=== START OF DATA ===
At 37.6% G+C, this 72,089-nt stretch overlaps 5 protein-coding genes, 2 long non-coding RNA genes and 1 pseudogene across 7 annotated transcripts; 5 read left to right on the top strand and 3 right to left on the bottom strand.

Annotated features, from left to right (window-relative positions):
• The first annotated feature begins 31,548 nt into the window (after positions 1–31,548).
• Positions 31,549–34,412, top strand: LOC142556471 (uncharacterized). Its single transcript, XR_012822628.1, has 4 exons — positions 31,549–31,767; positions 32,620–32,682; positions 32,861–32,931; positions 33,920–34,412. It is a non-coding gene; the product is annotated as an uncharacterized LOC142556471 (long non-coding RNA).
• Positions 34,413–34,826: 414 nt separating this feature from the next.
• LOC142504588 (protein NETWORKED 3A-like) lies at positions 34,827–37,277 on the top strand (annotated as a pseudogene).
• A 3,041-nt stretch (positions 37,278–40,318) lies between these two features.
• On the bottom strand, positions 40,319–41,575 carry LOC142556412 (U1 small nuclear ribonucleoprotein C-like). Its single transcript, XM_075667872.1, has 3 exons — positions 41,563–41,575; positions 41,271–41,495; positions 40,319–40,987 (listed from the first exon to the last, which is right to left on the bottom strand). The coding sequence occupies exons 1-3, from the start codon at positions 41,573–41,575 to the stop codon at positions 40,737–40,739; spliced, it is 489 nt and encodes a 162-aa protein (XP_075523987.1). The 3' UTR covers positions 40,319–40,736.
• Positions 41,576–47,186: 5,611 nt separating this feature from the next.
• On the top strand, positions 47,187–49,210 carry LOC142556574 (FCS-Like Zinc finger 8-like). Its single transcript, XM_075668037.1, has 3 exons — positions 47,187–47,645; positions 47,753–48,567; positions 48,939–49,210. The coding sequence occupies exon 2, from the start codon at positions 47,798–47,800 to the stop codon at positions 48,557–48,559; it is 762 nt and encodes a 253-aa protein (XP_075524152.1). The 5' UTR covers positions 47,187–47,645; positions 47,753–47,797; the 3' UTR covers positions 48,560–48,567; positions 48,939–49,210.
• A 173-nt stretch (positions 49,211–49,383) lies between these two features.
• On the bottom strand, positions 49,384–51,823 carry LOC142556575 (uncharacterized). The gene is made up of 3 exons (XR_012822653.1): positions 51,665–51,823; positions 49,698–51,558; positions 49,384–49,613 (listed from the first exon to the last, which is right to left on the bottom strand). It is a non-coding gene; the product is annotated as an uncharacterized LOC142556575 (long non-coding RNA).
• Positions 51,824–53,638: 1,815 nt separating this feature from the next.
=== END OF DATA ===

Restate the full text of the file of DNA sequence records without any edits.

At 37.6% G+C, this 72,089-nt stretch overlaps 5 protein-coding genes, 2 long non-coding RNA genes and 1 pseudogene across 7 annotated transcripts; 5 read left to right on the top strand and 3 right to left on the bottom strand.

Annotated features, from left to right (window-relative positions):
• The first annotated feature begins 31,548 nt into the window (after positions 1–31,548).
• Positions 31,549–34,412, top strand: LOC142556471 (uncharacterized). Its single transcript, XR_012822628.1, has 4 exons — positions 31,549–31,767; positions 32,620–32,682; positions 32,861–32,931; positions 33,920–34,412. It is a non-coding gene; the product is annotated as an uncharacterized LOC142556471 (long non-coding RNA).
• Positions 34,413–34,826: 414 nt separating this feature from the next.
• LOC142504588 (protein NETWORKED 3A-like) lies at positions 34,827–37,277 on the top strand (annotated as a pseudogene).
• A 3,041-nt stretch (positions 37,278–40,318) lies between these two features.
• On the bottom strand, positions 40,319–41,575 carry LOC142556412 (U1 small nuclear ribonucleoprotein C-like). Its single transcript, XM_075667872.1, has 3 exons — positions 41,563–41,575; positions 41,271–41,495; positions 40,319–40,987 (listed from the first exon to the last, which is right to left on the bottom strand). The coding sequence occupies exons 1-3, from the start codon at positions 41,573–41,575 to the stop codon at positions 40,737–40,739; spliced, it is 489 nt and encodes a 162-aa protein (XP_075523987.1). The 3' UTR covers positions 40,319–40,736.
• Positions 41,576–47,186: 5,611 nt separating this feature from the next.
• On the top strand, positions 47,187–49,210 carry LOC142556574 (FCS-Like Zinc finger 8-like). Its single transcript, XM_075668037.1, has 3 exons — positions 47,187–47,645; positions 47,753–48,567; positions 48,939–49,210. The coding sequence occupies exon 2, from the start codon at positions 47,798–47,800 to the stop codon at positions 48,557–48,559; it is 762 nt and encodes a 253-aa protein (XP_075524152.1). The 5' UTR covers positions 47,187–47,645; positions 47,753–47,797; the 3' UTR covers positions 48,560–48,567; positions 48,939–49,210.
• A 173-nt stretch (positions 49,211–49,383) lies between these two features.
• On the bottom strand, positions 49,384–51,823 carry LOC142556575 (uncharacterized). The gene is made up of 3 exons (XR_012822653.1): positions 51,665–51,823; positions 49,698–51,558; positions 49,384–49,613 (listed from the first exon to the last, which is right to left on the bottom strand). It is a non-coding gene; the product is annotated as an uncharacterized LOC142556575 (long non-coding RNA).
• Positions 51,824–53,638: 1,815 nt separating this feature from the next.